The skills minister has admitted to being “very aware of the funding pressures” that 16-to-19 providers are under, even though the government has today confirmed the rate will not change in 2018/19.
“We are looking at the resilience of the FE sector which includes sixth-form colleges,” Anne Milton told MPs at education questions in Parliament today. “I am very aware of the funding pressures, and I have to praise all those teaching in the sector because they’re doing an excellent job.”
She was replying to a question from shadow education secretary Angela Rayner, who asked her to confirm that the “real-terms” cut to the base rate for 18-year-olds amounted to more than £1,000 since 2013.
Ms Milton said she had “heard the points she makes”, and added that she was “very aware of the excellent job” that 16 to 19 providers do with “quite constrained finances”.
Gordon Marsden, her Labour shadow as skills minister, accused the government of “hiding behind reviews” while Ms Rayner highlighted “continuing lack of adequate funding for 16- to 19-year-olds”, in a tweet sent after today’s questions.
Funding for full-time learners aged 16 or 17 stands at £4,000 a year, while for 18-year-olds it’s just £3,300.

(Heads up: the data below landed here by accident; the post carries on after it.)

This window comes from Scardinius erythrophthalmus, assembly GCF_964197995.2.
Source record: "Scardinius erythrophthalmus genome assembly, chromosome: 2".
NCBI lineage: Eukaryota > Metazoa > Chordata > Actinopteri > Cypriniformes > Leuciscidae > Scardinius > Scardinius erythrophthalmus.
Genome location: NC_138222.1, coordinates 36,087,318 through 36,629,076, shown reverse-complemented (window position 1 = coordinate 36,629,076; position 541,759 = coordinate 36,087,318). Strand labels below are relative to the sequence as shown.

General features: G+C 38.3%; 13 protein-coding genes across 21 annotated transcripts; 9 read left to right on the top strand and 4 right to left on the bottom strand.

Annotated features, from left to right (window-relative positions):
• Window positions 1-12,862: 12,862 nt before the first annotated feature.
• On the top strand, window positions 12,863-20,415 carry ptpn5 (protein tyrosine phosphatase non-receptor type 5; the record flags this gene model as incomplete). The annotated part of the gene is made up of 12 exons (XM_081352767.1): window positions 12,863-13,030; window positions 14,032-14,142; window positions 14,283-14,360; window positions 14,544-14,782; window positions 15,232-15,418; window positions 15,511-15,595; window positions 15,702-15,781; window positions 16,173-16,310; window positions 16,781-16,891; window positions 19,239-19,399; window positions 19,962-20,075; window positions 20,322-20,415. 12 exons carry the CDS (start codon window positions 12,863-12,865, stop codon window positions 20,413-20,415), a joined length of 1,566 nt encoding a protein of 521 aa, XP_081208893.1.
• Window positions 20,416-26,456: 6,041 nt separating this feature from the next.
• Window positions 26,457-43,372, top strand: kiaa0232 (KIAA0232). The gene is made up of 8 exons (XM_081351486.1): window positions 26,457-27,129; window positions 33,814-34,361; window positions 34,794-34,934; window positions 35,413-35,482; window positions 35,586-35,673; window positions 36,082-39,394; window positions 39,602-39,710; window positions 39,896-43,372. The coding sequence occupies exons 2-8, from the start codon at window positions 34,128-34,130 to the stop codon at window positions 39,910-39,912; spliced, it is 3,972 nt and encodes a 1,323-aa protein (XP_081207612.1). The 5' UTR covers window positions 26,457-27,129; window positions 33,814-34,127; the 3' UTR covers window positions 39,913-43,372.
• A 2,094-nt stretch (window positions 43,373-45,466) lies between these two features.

These rates were set in 2013 and have remained unchanged since –a real-terms cut for providers over that time.
Guidance setting out the funding formula for 2018/19 was published by the Department for Education this morning, although the actual rates were confirmed by letter in January.
In December last year Amanda Spielman, Ofsted’s chief inspector, warned that the “sector will continue to struggle” without an increase in the base rate funding for 16- to 19-year-olds.
The Support our Sixth Formers campaign, backed by major players including the Association of Colleges and SFCA as well as FE Week, wants a £200 “SOS uplift” in 16-to-18 per-pupil funding rates.
The SFCA claimed in November that sixth-form colleges were at “tipping point” after their overall Ofsted ratings fell for a third year running, largely as a result of funding pressures.
Earlier this year Ms Milton prompted confusion by appearing to announce a government review into how the current system of funding for FE meets the cost of high-quality provision.
But just two days later, on March 21, Damian Hinds denied that such a review had been announced – and the DfE itself later confirmed it was an internal review within the department.
Other topics raised during today’s questions included the government’s promise, made in last year’s Conservative party election manifesto, to introduce significantly reduced bus and train for apprentices.
Robert Halfon asked Mr Hinds to “confirm that this is still a commitment and when will it happen?”
Mr Hinds’ response did not give any details.
“My right honourable friend rightly identifies the importance of making sure that apprenticeships are fully inclusive, and we do continue to look at making sure that such facilitation is available,” he said.